photo by F.C. Robiller
photo by F.C. Robiller

How Bats Slurp at Night

You probably know most bats use echolocation to find their food. But how do they find water? Learn how Stefan Greif answered this surprisingly difficult question. (Highlights, December 2012) Download pdf: How Bats Slurp at Night

Download classroom activities: How Bats Slurp at Night supplement (Grades 1 to 5)




photo by Ryan E. Poplin

How Brainy are Monkeys?

You may find counting as easy as 1-2-3, but can animals count? Do they need to? Dr. Dawn Kitchen tested black howler monkeys in the jungles of Belize to find out, and the answer came through loud and clear. (Highlights, March 2013) Download pdf: How Brainy are Monkeys?

Download discussion questions and classroom activity: How Brainy are Monkeys supplement (Grades 1 to 5)




photo by Ken Conger/NPS

How Many Turns for the Tern?

Scientists have known for many years that Arctic terns migrate from the Arctic to the Antarctic and back each year, but just how far do they really fly? Dr. Egevang used geolocators to find out, and the results stunned everyone—even him! (Highlights, June 2013, available online)

Download discussion questions and classroom activity: How Many Turns for the Tern? supplement (Grades 1 to 5)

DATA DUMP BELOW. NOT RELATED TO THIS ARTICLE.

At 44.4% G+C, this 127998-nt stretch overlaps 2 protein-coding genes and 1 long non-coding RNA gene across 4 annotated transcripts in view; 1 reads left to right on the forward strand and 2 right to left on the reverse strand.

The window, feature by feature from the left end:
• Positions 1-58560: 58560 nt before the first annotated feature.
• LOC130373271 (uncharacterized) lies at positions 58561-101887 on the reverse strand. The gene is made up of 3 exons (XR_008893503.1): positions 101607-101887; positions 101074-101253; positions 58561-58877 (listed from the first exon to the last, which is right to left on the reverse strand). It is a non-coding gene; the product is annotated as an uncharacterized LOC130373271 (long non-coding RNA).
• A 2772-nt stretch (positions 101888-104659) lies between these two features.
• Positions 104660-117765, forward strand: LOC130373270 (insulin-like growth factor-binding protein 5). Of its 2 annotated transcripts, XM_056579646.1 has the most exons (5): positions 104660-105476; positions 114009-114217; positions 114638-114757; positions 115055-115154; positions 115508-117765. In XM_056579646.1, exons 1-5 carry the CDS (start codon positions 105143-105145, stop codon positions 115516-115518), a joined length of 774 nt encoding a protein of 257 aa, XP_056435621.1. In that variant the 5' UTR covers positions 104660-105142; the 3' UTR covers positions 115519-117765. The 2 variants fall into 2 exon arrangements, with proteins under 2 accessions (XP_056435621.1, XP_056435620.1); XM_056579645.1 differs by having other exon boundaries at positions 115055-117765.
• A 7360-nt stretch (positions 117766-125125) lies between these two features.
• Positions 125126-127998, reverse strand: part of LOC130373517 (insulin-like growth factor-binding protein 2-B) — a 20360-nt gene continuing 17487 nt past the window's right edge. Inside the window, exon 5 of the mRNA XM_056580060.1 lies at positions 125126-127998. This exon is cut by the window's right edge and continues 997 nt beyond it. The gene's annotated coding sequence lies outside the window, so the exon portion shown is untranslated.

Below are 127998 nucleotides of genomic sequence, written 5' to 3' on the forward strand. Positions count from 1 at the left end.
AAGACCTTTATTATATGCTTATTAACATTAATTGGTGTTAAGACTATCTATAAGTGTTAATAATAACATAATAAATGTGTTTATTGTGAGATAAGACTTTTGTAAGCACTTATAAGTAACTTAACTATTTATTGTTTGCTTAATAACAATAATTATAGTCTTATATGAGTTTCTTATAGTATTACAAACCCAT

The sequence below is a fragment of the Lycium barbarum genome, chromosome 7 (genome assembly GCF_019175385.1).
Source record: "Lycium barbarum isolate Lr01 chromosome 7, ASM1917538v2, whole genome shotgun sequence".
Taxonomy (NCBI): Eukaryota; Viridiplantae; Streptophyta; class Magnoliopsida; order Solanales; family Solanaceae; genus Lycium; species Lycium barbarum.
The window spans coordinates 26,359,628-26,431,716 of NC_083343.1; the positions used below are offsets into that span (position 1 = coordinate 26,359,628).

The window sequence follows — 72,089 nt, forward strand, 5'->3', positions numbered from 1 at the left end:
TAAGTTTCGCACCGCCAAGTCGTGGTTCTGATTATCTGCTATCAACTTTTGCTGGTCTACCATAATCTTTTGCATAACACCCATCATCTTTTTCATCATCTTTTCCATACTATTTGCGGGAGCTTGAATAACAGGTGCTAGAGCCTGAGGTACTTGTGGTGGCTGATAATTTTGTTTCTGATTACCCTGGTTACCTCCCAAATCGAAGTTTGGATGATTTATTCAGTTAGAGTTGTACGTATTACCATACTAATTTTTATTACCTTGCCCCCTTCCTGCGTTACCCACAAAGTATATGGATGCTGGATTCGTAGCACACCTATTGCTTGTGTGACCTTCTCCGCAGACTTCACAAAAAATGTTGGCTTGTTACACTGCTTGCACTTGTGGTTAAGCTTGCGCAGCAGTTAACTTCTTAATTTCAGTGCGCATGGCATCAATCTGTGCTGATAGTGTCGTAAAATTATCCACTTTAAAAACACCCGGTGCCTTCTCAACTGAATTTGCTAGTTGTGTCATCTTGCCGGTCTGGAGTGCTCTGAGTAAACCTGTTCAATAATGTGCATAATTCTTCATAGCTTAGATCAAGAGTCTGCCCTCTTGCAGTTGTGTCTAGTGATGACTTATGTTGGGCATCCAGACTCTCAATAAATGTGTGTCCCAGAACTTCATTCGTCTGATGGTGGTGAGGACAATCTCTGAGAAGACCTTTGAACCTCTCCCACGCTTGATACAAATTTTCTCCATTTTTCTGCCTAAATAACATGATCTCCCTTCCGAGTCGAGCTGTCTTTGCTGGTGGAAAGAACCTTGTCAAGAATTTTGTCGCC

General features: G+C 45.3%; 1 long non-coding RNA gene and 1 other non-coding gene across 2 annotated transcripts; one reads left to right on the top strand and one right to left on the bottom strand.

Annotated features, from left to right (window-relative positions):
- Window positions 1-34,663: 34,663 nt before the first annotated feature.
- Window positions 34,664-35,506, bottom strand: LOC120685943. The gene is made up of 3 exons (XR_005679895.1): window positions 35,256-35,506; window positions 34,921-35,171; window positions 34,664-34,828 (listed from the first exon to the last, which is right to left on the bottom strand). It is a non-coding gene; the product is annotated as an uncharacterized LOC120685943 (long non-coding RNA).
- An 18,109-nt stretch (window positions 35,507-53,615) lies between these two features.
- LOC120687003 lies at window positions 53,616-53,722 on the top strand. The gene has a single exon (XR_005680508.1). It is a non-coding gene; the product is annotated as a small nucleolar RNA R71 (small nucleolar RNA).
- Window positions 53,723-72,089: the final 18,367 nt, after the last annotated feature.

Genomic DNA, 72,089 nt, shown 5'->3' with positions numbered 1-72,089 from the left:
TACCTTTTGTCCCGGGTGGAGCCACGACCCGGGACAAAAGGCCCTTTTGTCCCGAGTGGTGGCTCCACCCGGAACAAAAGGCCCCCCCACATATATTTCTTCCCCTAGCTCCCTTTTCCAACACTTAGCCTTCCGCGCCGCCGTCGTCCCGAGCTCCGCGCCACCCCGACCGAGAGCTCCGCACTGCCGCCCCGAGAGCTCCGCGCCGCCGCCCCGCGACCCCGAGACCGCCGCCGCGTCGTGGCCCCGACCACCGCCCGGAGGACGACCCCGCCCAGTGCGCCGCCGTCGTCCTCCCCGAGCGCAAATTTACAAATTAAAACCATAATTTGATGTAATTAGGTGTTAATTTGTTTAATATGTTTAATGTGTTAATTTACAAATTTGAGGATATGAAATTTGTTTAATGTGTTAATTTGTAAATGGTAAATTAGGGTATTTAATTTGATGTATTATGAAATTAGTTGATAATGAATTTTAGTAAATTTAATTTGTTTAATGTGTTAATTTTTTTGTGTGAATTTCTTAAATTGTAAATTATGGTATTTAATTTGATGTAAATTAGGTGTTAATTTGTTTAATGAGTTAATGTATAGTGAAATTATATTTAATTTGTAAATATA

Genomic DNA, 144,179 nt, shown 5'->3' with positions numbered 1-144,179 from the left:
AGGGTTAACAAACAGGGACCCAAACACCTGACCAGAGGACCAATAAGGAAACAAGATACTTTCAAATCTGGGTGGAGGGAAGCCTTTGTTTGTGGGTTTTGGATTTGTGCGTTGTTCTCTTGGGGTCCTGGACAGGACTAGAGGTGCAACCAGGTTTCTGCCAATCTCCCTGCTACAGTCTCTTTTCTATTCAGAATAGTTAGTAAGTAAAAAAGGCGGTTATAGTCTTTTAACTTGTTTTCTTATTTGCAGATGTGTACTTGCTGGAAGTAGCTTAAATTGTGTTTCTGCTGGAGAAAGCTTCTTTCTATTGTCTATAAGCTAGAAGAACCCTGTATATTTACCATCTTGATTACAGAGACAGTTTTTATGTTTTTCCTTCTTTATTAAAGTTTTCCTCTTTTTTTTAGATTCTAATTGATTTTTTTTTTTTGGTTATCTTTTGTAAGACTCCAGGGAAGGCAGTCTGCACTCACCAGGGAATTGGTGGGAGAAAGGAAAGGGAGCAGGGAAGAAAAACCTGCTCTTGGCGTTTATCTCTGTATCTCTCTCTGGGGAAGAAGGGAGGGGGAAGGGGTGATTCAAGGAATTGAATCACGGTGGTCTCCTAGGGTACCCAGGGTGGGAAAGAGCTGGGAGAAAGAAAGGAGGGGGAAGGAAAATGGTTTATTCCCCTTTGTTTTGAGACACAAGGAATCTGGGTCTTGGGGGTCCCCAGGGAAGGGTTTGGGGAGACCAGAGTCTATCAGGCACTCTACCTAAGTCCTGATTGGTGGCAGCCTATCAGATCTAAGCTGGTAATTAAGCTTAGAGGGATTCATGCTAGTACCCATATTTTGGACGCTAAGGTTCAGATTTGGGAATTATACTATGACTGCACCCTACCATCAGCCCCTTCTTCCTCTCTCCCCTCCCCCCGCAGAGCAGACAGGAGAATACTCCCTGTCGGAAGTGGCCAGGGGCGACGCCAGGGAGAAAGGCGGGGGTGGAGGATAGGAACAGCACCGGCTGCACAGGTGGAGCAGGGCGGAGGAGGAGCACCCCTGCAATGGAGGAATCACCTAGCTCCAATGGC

photo by Joachim Huber

Mane Attraction

The lion’s mane is probably the best-known symbol of nature, but why do lions have manes? Peyton West took life-sized stuffed animals to the Serengeti to answer this centuries-old question. (ASK magazine, March 2013) Download pdf: Mane Attraction

Download classroom activities: Mane Attraction supplement (Grades 1 to 5)




dart frogs
photo by Peter Miller

Cool jobs: Finding new uses for nature’s poisons

Check out these cool jobs in science! These researchers use toxins from critters (including mites, frogs, and spiders) to fight pests and germs–all while keeping people safe. (Science News Explores, October 9, 2015) Access html article: Finding new uses for nature’s poisons

Classroom discussion questions (Grades 6 and up)




Image showing an amalgamation of faces with different eye, skin, and hair colors.
image by Susan Walsh

Forensic scientists are gaining and edge on crime

New developments have boosted the ability of forensic scientists to puzzle out what happened at a crime scene, allowing them to recover invisible fingerprints and ID people from tiny bits of bone, tissue, or just a few cells’ worth of DNA. (Online. December 22, 2022)

Classroom discussion questions (Grades 6 and up)